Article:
Rugg: That last episode made everyone cry. When we recorded “We’ll Meet Again,” we knew we’d been canceled, and I quickly wrote this segment with this song. Originally, they told us “no” because it wasn’t public domain, but I pleaded. “That’s how we have to go out. That’s how Kubrick went out with Dr. Strangelove, and that’s how we had to go out, too.” Finally, Jean MacCurdy let us do it. 

Ruegger: After it was canceled, it popped up on different services like Cartoon Network, and I’ve learned over the years that people have fond memories of it. It’s been a slow build, but those who know it love it. 

McCann: Over time, I started seeing more episodes and clips of Freakazoid! popping up on YouTube, and they had some healthy numbers behind them. I thought, “Better late than never.” Also, on Twitter, the sheer number of people who say to me, “Thanks a lot, Freakazoid! was a big part of my childhood,” is wonderful to hear.

Rugg: It’s been interesting to see the fanbase grow over time. After the first season, John and I had a panel at Comic-Con, and there were maybe 11 people who showed up. Then, 15 years later, when the Freakazoid! DVD came out, we were in Hall H of Comic-Con, and every seat was full. I told them, “Where the heck were you people?” In hindsight, though, I can’t imagine it going any other way. Twenty-four episodes was great, let Freakazoid! live in that weird little world he was in.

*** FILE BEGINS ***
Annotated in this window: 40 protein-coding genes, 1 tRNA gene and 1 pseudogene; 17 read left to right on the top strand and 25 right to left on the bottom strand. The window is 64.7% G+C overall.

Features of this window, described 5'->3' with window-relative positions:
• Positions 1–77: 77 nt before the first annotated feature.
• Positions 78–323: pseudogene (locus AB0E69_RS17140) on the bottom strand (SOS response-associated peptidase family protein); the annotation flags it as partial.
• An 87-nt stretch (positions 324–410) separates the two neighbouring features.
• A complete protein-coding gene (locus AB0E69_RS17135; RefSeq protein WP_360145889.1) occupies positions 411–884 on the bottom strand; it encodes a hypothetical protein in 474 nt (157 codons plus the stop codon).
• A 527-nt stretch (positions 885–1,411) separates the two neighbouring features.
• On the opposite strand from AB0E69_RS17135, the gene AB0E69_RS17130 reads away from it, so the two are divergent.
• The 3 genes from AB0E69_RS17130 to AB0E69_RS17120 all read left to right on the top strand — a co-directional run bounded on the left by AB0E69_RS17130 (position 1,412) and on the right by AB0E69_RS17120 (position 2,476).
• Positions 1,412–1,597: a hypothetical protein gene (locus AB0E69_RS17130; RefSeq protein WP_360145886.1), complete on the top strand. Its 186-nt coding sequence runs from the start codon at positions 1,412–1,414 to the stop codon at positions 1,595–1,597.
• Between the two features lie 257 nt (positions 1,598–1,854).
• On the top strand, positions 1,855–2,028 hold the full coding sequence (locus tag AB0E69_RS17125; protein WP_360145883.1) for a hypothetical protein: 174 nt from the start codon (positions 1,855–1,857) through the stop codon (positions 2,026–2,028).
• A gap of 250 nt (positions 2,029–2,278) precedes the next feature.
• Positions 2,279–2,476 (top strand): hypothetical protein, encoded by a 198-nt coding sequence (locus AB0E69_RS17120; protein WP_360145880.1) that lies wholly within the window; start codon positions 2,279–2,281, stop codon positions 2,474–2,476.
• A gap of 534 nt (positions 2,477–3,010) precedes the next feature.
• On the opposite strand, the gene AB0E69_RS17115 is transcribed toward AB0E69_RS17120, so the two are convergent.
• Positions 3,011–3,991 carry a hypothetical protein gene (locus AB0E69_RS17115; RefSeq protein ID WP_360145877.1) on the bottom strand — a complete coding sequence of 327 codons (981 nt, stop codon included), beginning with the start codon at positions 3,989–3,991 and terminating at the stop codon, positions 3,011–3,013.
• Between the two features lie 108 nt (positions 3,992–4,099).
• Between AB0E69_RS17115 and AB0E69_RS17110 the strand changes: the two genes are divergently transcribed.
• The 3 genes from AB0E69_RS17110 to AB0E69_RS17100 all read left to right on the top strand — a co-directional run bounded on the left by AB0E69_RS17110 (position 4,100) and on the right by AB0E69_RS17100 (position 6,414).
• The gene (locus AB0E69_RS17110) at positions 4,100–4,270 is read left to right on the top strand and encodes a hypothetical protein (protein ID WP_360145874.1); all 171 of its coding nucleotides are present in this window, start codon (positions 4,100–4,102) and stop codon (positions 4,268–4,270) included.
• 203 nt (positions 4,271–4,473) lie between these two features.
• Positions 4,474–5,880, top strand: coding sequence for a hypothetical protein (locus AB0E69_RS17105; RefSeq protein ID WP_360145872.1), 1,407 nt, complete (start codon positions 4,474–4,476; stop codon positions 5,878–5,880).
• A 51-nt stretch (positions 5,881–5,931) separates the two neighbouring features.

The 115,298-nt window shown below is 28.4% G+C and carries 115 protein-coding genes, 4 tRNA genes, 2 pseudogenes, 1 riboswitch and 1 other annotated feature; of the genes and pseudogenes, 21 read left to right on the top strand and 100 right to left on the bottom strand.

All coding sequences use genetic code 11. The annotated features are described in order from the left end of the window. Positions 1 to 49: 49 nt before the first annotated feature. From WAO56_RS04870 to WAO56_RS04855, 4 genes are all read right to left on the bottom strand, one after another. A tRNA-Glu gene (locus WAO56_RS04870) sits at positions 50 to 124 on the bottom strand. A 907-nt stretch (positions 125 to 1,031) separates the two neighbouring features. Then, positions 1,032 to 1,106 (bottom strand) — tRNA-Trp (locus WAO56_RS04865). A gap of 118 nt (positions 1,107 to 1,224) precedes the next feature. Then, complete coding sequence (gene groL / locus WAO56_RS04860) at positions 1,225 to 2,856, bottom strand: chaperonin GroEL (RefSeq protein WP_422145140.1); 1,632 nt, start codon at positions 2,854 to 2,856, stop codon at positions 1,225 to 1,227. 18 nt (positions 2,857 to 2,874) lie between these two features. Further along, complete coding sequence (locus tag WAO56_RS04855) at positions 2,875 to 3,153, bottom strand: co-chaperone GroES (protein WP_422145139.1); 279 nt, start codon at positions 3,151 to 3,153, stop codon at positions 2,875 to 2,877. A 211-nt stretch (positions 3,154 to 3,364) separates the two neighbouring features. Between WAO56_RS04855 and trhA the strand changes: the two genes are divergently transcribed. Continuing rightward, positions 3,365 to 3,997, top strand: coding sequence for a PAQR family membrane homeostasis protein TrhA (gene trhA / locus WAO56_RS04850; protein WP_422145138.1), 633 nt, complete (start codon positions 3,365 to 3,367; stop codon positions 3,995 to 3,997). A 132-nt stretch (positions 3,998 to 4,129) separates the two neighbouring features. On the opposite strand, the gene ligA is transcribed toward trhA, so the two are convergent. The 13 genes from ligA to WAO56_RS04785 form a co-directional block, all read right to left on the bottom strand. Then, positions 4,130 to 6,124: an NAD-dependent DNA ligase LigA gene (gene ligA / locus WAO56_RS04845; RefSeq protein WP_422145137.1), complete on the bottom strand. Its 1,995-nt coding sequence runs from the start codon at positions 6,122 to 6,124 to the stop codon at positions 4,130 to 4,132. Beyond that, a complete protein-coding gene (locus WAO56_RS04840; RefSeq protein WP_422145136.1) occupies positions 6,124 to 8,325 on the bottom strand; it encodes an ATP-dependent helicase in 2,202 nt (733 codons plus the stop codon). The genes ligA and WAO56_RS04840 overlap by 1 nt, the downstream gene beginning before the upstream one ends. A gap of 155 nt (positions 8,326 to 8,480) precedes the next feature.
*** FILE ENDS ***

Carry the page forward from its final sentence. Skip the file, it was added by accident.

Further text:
That being said, in 2019, the producer of Teen Titans Go! called me and was like, “Hey, we’d love to do a Freakazoid episode. We’ve already checked with Steven, and he’s okay with it.” I said, “Oh, great, yeah.” He also told me, “We’re going to write it, but do you want us to run the script by you for a punch-up?” I thought that was great of them, but I didn’t have to do much. They really understood Freakazoid. I only noodled with it a little bit. 

It was a very pleasant experience. My only regret was that David Warner, Ed Asner and I all recorded separately. Those guys both passed recently, and it would have been nice to have us record together like we used to do on Freakazoid! Still, it was an honor, and they really got Freakazoid, so it was a nice experience.